Of Real Estate and Politics
The political divide that runs down the middle of Central Park, dividing the very blue Upper West Side from the very red Upper East is considered as unyielding and insuperable as the Berlin Wall. During the last presidential election, the top two fundraising zip codes for both Barack Obama and Mitt Romney were on the Upper West Side (10024) and Upper East Side (10021) respectively, an ideological division that has held fast all these years despite all that is shared between the fabulously wealthy residents who live in the sprawling, pre-war co-ops lining either side of the Park.
However, as the results of the most recent mayor’s race reveal, the political leanings of the East and West sides are not as uniform as they seem at first blush—in fact, during an analysis of The New York Times‘ election district results, The Observer discovered that there are some surprising bastions of conservatism in a few of Central Park West’s most storied buildings (alas, no corresponding pockets of liberalism can be found in the posh precincts that radiate out from Fifth Avenue).
Politically speaking, Bill de Blasio is the luckiest man on the face of the Earth. He will inherit a thriving, dynamic, creative city that is the envy of its competitors. His two most recent predecessors were not so fortunate when they took the oath of office for the first time—Rudy Giuliani was bequeathed a city deemed to be ungovernable, and Mike Bloomberg began his tenure in the shadow of 9/11.
Mayoral front-runner Bill de Blasio made a rare appearance in the Bronx today, greeting excited voters, handing out candy to trick-or-treating kids and talking up his campaign’s get-out-the-vote efforts in the election’s final stretch.
That didn’t go as planned.
Republican mayoral candidate Joe Lhota was forced to come to his rival’s defense this evening after a caller on his tele-town hall called Democrat Bill de Blasio’s family “sickening.”
Members of New York City’s Congressional delegation, long relegated to the sidelines of local politics, are increasingly filling the void left by the declining influence of political party apparatchiks.
Nowhere is this more apparent than in Brooklyn, home to Democratic mayoral hopeful Bill de Blasio and his GOP rival Joe Lhota, as well as public advocate runoff contenders Letitia James and Daniel Squadron. The latest trend from the borough of hipsters, Hasidim and Caribbean homelands is the toppling of incumbents with the help of U.S. Representatives Hakeem Jeffries and Nydia Velázquez.
Occupy the mayor's race
This afternoon, Bill de Blasio described his candidacy for mayor as an outgrowth of the Occupy Wall Street movement, which is celebrating its second anniversary occupying Zuccotti Park today.
“It’s a complicated movement to say the least, but the core message was we have to address inequality,” said Mr. de Blasio during an endorsement press conference on the steps of City Hall, where the drums from an anniversary march could be heard echoing from the street.
A confident Bill de Blasio brushed off suggestions that the Democratic nomination is in limbo, telling reporters this afternoon that he’s moving full steam ahead, regardless of the final outcome of the mayoral race’s count.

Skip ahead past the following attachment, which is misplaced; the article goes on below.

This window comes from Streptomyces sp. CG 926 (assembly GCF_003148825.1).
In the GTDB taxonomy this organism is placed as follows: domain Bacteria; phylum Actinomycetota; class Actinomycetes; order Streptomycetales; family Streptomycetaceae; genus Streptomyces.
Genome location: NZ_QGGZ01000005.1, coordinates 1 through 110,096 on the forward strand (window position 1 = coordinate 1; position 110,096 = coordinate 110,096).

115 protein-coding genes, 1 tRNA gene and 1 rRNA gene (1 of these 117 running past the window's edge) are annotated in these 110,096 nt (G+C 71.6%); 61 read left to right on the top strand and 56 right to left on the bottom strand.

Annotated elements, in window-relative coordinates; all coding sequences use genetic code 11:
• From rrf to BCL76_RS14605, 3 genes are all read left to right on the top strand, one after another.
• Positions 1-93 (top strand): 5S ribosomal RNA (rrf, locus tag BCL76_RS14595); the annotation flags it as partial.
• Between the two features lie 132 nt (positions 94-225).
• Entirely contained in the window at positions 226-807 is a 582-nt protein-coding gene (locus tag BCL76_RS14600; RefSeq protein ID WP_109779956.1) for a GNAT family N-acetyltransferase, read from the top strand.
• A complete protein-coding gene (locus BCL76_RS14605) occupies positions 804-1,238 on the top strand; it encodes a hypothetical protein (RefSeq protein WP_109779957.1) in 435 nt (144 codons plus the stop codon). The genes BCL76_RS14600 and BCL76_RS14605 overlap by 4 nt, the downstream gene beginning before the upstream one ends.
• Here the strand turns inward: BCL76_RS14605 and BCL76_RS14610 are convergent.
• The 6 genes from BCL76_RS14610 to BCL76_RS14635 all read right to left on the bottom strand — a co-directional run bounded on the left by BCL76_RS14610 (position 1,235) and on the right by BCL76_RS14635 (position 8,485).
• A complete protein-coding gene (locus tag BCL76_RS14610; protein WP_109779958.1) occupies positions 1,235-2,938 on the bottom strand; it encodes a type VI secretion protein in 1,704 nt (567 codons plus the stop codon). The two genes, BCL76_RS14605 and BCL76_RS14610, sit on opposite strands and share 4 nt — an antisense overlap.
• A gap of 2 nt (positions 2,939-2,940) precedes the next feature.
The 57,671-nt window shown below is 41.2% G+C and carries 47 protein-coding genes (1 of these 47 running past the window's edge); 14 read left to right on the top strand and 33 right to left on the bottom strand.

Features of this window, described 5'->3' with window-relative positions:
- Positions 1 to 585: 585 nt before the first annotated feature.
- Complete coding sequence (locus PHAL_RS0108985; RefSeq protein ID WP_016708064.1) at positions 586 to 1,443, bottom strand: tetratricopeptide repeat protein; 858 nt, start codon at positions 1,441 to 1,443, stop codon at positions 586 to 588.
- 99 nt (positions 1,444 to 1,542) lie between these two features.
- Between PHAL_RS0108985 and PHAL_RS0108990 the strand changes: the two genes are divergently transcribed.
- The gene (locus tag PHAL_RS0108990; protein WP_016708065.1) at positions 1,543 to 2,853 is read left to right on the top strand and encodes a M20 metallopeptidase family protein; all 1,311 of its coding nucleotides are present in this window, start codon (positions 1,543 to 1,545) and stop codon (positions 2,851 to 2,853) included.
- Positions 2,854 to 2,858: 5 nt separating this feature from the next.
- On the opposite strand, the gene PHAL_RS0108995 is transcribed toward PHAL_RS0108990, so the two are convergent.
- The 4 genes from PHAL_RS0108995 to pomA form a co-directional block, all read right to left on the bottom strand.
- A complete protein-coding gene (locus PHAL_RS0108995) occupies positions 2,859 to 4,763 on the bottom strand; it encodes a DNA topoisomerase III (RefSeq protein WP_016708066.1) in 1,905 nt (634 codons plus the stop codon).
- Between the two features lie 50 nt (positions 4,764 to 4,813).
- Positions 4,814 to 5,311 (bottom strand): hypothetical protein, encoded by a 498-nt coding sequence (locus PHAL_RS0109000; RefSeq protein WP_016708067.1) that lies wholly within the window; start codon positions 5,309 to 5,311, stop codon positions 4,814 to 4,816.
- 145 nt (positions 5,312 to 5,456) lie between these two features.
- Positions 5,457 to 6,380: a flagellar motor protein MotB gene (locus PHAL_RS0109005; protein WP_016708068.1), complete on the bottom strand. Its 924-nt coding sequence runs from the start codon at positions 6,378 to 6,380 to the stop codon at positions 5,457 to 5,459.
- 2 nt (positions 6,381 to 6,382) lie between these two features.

“I don’t feel like I’m in limbo,” declared Mr. de Blasio, speaking to reporters at a lively rally in Brooklyn celebrating a judge’s ruling to keep Long Island College Hospital open indefinitely, to supporters’ enthusiastic applause.
“Can I ask the audience, ‘Do I look like a guy in limbo?’” he asked them.
Mayor Michael Bloomberg revealed this morning that he will not weigh in on the mayor’s race–despite having recently called one of the likely contender’s campaign’s “racist.”
“I decided I am not going to make an endorsement in the race,” said Mr. Bloomberg during a truncated appearance on WOR’s John Gambling show, which marked his first interview since the mayoral primary Tuesday night.
Monday Morning Quarterbacking
After an electoral loss, it’s never hard to find pundits who, with the benefit of hindsight, can tell you exactly what went wrong.
Still, the long, brutal decline of City Council Speaker Christine Quinn’s mayoral campaign stands out. She had dominated the early polls of the race—at one point approaching the 40 percent needed to avoid a runoff. Last night, as the votes poured in, she was ultimately relegated to a distant third, holding just 15.5 percent of the primary vote.
At her somber election party, campaign staffers and surrogates acknowledged they had underestimated voters’ deep frustrations with Mayor Michael Bloomberg and demand for a change in leadership—a message seized on early by Public Advocate Bill de Blasio, the decisive winner in the race. “New Yorkers have made it clear that they want a very different direction,” said Ms. Quinn’s campaign spokesman Mike Morey, referring to what he coined “Bloomberg fatigue.”
Election Day: 2013apalooza
City Council Speaker Christine Quinn, who was once considered the heir to Mayor Michael Bloomberg’s throne, ended her campaign for mayor on Tuesday night, coming in a distant third place in the polls.
“I want to congratulate my opponents Bill Thompson and Bill de Blasio on a hard-earned victory,” an emotional Ms. Quinn told enthusiastic supports gathered at the swanky Dream Hotel in Chelsea, where the only decoration was a single “Christine Quinn for New York” banner hung above a simple stage.